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Efforts Underway to Preserve, Revive Hawaiian-language Press

FILE - Dancers from the hula group Na Lei Hulu I Ka Wekiu look at a display of Hawaiian language newspapers on the Iolani Palace grounds in Honolulu, July 21, 2012.
FILE - Dancers from the hula group Na Lei Hulu I Ka Wekiu look at a display of Hawaiian language newspapers on the Iolani Palace grounds in Honolulu, July 21, 2012.

Hawaii had a thriving native-language press through the 19th and early 20th centuries, and the language and culture are being revived through a digitizing project at Honolulu’s Bishop Museum and an effort to reach modern readers through an online news site.

Since April, Honolulu Civil Beat has been printing a weekly Hawaiian-language section of one or two articles aimed at those who know or are studying the language.

Across town at the Bishop Museum, more than 100 newspapers from a once-thriving Hawaiian language press are being digitized, preserving publications from the 1830s to 1940s.

The museum’s collection includes Ka Lama Hawaii, the first newspaper established in Maui in 1834, and the project provides a window on local and world events spanning more than 100 years.

Efforts Underway to Preserve, Revive Hawaiian-language Press
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Hawaiian has few remaining native speakers, notes a Honolulu Civil Beat reporter who is a native Hawaiian and has learned the language through studying it in school.

“There are really no words to this feeling of my story being translated into a language for my people that my people are trying to bring back,” reporter Ku'u Kauanoe, one of four staff members working on the project, said.

The Hawaiian Islands were unified by King Kamehameha I in 1810 after years of conflict among regional leaders.

The unified nation developed high literacy rates after American missionaries created a written language in the 1820s.

Their descendants, however, overthrew Hawaii’s Queen Liliuokalani in 1893, suppressing the language in schools even before Hawaii was annexed as a U.S. territory in 1898. By 1959, when Hawaii became the 50th U.S. state, the Hawaiian language had nearly died out.

In 1993, a century after the overthrow, the U.S. Congress apologized and President Bill Clinton signed the resolution into law.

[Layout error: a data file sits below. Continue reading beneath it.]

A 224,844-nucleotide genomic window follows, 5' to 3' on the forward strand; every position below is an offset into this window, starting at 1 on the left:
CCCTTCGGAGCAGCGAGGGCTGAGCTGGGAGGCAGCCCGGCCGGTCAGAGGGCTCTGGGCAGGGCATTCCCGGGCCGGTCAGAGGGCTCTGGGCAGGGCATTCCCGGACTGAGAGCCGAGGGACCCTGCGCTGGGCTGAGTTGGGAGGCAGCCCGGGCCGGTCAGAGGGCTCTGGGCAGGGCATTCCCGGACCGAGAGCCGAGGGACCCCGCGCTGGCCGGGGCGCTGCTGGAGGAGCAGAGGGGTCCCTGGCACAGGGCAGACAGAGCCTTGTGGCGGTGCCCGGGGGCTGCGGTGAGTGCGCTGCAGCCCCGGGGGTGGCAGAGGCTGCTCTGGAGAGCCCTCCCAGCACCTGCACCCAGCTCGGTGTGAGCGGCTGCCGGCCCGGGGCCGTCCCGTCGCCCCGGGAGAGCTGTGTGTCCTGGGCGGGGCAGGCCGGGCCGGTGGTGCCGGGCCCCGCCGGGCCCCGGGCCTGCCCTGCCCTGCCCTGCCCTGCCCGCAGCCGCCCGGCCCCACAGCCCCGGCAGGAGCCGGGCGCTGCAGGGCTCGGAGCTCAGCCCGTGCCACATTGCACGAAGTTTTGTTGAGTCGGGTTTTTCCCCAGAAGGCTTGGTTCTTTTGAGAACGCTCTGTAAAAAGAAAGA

Hawaiian was revived in the 1970s, becoming the state’s second official language, along with English. In the 1980s, immersion schools emerged for students who wanted to improve their fluency.

Hawaii’s population is ethnically mixed. In the 19th century, sugar plantations drew workers from Japan, China, the Philippines, Korea and Portugal, and other immigrants have arrived since then, including from other Pacific islands.

“I am Chamorro, which is the Indigenous people of the Mariana Islands,” said Civil Beat reporter Anita Hofschneider. Her stories have chronicled the sovereignty movement, which seeks greater self-determination for Hawaiians, and looked at tensions surrounding the Indigenous language.

“I’m very familiar with the history of Indigenous languages being erased and the challenges of bringing them back and helping them flourish,” Hofschneider said.

Native speakers of Hawaiian number in the thousands out of a population of 1.4 million in the state, but renewed teaching means that many more now can speak it at a basic level.

Language is tied to land and heritage, said Manuwai Peters, a teacher of Hawaiian who is a reader of the new section of the news site. “The Hawaiian language is almost like the DNA code that has in it our systems of knowledge, our belief system, our history,” he said.

Civil Beat operations manager Aja Paet said the language embodies values seen throughout the Pacific islands, “the idea of working with the land and working with the resources you have available.”

Honolulu Civil Beat was started in 2010 with funding from eBay founder Pierre Omidyar and his wife, Pam, to cover stories not covered by local media. Today, it’s a nonprofit organization that receives donations from readers, foundations and businesses, with Omidyar as publisher, and has become an important news source on the islands.

Some of the stories translated into Hawaiian are on topics of general interest, such as electric vehicles, while some are of special interest to Native Hawaiians, including one on a land dispute with the federal government.

Stories are written in English, then translated with help from experts at the University of Hawaii. Reporters hope to see the project expand.

“That’s kind of the dream,” said deputy editor Nathan Eagle. “Let’s get content coming to us in Hawaiian and then go translate it back.”